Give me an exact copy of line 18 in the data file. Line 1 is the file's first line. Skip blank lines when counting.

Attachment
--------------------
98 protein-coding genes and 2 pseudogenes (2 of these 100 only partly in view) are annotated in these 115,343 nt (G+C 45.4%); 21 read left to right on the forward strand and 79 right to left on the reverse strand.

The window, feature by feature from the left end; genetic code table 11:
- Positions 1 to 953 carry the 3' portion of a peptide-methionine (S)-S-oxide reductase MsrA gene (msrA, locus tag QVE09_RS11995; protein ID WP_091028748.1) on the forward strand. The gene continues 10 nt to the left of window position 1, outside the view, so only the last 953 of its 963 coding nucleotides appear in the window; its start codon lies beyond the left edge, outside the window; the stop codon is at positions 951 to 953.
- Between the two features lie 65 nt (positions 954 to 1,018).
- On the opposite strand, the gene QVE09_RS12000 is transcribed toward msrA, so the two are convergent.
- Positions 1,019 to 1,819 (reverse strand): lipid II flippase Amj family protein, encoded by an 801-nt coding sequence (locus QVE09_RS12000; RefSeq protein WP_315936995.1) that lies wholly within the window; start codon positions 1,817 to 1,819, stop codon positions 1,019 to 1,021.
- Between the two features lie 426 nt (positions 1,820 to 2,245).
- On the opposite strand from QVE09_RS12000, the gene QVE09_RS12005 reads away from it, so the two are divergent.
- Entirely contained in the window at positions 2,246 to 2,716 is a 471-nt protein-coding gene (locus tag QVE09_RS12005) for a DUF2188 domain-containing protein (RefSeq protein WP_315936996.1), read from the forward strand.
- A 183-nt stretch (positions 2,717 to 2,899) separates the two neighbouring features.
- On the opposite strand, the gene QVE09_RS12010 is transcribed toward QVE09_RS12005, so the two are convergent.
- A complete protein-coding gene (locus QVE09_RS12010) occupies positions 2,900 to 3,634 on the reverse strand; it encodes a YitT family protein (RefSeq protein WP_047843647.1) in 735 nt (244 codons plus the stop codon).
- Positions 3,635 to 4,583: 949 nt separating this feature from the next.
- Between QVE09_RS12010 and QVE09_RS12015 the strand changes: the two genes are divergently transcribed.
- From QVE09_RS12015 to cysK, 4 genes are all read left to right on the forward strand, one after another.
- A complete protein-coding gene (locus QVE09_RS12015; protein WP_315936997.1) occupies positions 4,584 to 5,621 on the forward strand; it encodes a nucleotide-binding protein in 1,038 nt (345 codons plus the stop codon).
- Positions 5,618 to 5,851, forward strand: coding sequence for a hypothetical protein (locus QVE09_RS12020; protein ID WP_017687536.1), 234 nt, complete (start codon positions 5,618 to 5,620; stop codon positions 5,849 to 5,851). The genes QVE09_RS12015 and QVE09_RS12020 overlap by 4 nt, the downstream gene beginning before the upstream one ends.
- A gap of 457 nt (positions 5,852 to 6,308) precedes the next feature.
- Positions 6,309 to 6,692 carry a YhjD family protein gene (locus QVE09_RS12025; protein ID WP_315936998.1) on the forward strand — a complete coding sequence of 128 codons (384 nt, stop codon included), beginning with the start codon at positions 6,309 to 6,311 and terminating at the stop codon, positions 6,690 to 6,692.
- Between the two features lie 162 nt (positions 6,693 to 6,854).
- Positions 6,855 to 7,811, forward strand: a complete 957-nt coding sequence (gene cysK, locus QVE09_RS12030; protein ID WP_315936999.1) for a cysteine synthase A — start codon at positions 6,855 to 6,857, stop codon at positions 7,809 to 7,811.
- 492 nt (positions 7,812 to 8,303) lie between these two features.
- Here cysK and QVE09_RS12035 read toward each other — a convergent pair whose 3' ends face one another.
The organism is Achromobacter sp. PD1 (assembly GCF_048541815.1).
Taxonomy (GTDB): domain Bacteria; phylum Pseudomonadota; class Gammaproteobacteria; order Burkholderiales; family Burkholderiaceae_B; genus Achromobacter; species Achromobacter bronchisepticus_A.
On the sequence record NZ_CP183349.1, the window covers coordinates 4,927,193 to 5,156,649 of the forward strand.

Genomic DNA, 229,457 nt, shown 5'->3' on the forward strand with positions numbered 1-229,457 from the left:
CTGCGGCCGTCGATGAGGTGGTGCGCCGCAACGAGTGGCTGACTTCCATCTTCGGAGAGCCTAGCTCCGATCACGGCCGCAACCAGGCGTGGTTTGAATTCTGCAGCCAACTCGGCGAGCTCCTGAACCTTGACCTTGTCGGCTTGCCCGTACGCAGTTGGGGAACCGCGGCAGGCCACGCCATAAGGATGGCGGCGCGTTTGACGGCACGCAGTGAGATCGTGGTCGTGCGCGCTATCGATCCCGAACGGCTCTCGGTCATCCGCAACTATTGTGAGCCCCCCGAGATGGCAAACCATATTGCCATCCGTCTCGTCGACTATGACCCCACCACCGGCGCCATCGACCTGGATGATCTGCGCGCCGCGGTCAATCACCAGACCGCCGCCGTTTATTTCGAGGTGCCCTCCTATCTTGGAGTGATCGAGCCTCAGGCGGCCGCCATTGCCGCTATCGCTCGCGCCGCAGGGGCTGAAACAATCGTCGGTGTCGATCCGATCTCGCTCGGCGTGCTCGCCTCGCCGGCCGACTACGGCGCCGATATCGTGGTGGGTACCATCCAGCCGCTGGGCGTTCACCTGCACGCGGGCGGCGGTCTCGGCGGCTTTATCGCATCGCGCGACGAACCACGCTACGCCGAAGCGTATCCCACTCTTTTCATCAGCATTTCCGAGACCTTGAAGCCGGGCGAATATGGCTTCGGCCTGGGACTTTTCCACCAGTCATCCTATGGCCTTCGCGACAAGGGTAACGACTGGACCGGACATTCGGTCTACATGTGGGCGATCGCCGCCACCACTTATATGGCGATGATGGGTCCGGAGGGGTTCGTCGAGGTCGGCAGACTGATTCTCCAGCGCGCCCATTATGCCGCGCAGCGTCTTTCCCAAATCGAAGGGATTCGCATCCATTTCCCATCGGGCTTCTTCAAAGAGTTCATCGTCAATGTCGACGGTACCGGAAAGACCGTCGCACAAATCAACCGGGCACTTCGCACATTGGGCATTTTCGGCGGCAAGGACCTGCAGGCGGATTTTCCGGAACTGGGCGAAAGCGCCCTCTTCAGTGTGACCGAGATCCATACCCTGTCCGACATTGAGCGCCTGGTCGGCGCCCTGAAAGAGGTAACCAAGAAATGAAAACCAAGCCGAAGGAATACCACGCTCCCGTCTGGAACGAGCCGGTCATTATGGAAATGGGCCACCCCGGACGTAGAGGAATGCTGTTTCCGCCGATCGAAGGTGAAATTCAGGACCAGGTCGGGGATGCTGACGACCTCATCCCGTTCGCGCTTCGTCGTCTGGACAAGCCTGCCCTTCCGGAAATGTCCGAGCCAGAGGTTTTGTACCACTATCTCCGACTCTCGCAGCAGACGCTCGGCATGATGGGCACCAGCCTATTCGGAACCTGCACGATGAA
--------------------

- A gap of 457 nt (positions 5,852 to 6,308) precedes the next feature.